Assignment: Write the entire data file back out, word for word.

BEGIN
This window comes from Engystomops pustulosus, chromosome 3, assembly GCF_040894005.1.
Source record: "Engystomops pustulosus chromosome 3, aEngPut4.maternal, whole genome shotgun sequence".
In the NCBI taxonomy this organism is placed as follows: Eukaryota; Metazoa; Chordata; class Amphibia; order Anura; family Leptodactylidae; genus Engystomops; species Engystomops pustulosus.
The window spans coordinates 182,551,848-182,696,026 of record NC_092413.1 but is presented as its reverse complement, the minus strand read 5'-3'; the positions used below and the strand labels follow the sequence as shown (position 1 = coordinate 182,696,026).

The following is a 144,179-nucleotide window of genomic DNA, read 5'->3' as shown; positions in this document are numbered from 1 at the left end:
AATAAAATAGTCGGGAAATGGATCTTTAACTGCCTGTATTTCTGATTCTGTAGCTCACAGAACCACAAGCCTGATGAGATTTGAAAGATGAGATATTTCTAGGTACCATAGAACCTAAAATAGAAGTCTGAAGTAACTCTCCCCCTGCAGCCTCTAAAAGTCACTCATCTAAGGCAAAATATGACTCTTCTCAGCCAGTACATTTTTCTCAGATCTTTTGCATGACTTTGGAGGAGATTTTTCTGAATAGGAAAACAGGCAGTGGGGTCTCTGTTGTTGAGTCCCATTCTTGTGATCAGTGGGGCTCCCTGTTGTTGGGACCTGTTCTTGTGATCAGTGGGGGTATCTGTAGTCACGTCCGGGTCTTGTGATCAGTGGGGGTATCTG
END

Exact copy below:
This window comes from Engystomops pustulosus, chromosome 3, assembly GCF_040894005.1.
Source record: "Engystomops pustulosus chromosome 3, aEngPut4.maternal, whole genome shotgun sequence".
In the NCBI taxonomy this organism is placed as follows: Eukaryota; Metazoa; Chordata; class Amphibia; order Anura; family Leptodactylidae; genus Engystomops; species Engystomops pustulosus.
The window spans coordinates 182,551,848-182,696,026 of record NC_092413.1 but is presented as its reverse complement, the minus strand read 5'-3'; the positions used below and the strand labels follow the sequence as shown (position 1 = coordinate 182,696,026).

The following is a 144,179-nucleotide window of genomic DNA, read 5'->3' as shown; positions in this document are numbered from 1 at the left end:
AATAAAATAGTCGGGAAATGGATCTTTAACTGCCTGTATTTCTGATTCTGTAGCTCACAGAACCACAAGCCTGATGAGATTTGAAAGATGAGATATTTCTAGGTACCATAGAACCTAAAATAGAAGTCTGAAGTAACTCTCCCCCTGCAGCCTCTAAAAGTCACTCATCTAAGGCAAAATATGACTCTTCTCAGCCAGTACATTTTTCTCAGATCTTTTGCATGACTTTGGAGGAGATTTTTCTGAATAGGAAAACAGGCAGTGGGGTCTCTGTTGTTGAGTCCCATTCTTGTGATCAGTGGGGCTCCCTGTTGTTGGGACCTGTTCTTGTGATCAGTGGGGGTATCTGTAGTCACGTCCGGGTCTTGTGATCAGTGGGGGTATCTG